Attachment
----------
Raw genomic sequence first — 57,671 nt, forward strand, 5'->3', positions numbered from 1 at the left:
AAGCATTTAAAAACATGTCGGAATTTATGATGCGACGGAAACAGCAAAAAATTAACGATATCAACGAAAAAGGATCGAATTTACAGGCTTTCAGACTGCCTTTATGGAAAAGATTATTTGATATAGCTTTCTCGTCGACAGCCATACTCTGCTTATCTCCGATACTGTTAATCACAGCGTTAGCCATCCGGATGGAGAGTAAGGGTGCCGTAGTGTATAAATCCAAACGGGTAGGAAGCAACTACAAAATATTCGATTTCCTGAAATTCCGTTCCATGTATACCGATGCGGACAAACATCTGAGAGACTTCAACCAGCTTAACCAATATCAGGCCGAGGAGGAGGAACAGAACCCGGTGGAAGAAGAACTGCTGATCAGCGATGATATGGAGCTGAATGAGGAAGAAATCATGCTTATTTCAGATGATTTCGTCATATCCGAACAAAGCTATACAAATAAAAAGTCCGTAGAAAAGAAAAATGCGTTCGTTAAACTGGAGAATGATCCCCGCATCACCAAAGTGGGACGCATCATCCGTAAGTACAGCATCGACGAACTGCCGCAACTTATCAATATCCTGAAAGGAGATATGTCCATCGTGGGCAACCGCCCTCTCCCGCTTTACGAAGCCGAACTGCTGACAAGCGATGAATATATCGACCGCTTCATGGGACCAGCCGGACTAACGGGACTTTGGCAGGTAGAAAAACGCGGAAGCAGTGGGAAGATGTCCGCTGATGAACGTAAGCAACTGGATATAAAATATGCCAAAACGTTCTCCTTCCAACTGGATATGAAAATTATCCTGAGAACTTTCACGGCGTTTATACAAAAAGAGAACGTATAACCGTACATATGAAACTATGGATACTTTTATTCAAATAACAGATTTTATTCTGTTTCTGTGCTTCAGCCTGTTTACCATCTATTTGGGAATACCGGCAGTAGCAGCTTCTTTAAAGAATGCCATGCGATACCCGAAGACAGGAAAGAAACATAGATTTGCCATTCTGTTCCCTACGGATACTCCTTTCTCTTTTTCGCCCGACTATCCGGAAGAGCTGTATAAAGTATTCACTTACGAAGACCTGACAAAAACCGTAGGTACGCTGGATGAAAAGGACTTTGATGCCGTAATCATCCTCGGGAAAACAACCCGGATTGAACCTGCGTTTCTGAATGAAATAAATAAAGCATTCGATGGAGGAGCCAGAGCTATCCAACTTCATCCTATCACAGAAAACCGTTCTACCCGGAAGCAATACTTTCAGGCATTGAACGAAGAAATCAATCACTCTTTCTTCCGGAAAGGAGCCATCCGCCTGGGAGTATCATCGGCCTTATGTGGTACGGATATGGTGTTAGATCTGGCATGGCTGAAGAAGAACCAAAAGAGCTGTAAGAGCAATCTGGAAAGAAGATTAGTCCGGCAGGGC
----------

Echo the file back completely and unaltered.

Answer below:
Raw genomic sequence first — 57,671 nt, forward strand, 5'->3', positions numbered from 1 at the left:
AAGCATTTAAAAACATGTCGGAATTTATGATGCGACGGAAACAGCAAAAAATTAACGATATCAACGAAAAAGGATCGAATTTACAGGCTTTCAGACTGCCTTTATGGAAAAGATTATTTGATATAGCTTTCTCGTCGACAGCCATACTCTGCTTATCTCCGATACTGTTAATCACAGCGTTAGCCATCCGGATGGAGAGTAAGGGTGCCGTAGTGTATAAATCCAAACGGGTAGGAAGCAACTACAAAATATTCGATTTCCTGAAATTCCGTTCCATGTATACCGATGCGGACAAACATCTGAGAGACTTCAACCAGCTTAACCAATATCAGGCCGAGGAGGAGGAACAGAACCCGGTGGAAGAAGAACTGCTGATCAGCGATGATATGGAGCTGAATGAGGAAGAAATCATGCTTATTTCAGATGATTTCGTCATATCCGAACAAAGCTATACAAATAAAAAGTCCGTAGAAAAGAAAAATGCGTTCGTTAAACTGGAGAATGATCCCCGCATCACCAAAGTGGGACGCATCATCCGTAAGTACAGCATCGACGAACTGCCGCAACTTATCAATATCCTGAAAGGAGATATGTCCATCGTGGGCAACCGCCCTCTCCCGCTTTACGAAGCCGAACTGCTGACAAGCGATGAATATATCGACCGCTTCATGGGACCAGCCGGACTAACGGGACTTTGGCAGGTAGAAAAACGCGGAAGCAGTGGGAAGATGTCCGCTGATGAACGTAAGCAACTGGATATAAAATATGCCAAAACGTTCTCCTTCCAACTGGATATGAAAATTATCCTGAGAACTTTCACGGCGTTTATACAAAAAGAGAACGTATAACCGTACATATGAAACTATGGATACTTTTATTCAAATAACAGATTTTATTCTGTTTCTGTGCTTCAGCCTGTTTACCATCTATTTGGGAATACCGGCAGTAGCAGCTTCTTTAAAGAATGCCATGCGATACCCGAAGACAGGAAAGAAACATAGATTTGCCATTCTGTTCCCTACGGATACTCCTTTCTCTTTTTCGCCCGACTATCCGGAAGAGCTGTATAAAGTATTCACTTACGAAGACCTGACAAAAACCGTAGGTACGCTGGATGAAAAGGACTTTGATGCCGTAATCATCCTCGGGAAAACAACCCGGATTGAACCTGCGTTTCTGAATGAAATAAATAAAGCATTCGATGGAGGAGCCAGAGCTATCCAACTTCATCCTATCACAGAAAACCGTTCTACCCGGAAGCAATACTTTCAGGCATTGAACGAAGAAATCAATCACTCTTTCTTCCGGAAAGGAGCCATCCGCCTGGGAGTATCATCGGCCTTATGTGGTACGGATATGGTGTTAGATCTGGCATGGCTGAAGAAGAACCAAAAGAGCTGTAAGAGCAATCTGGAAAGAAGATTAGTCCGGCAGGGC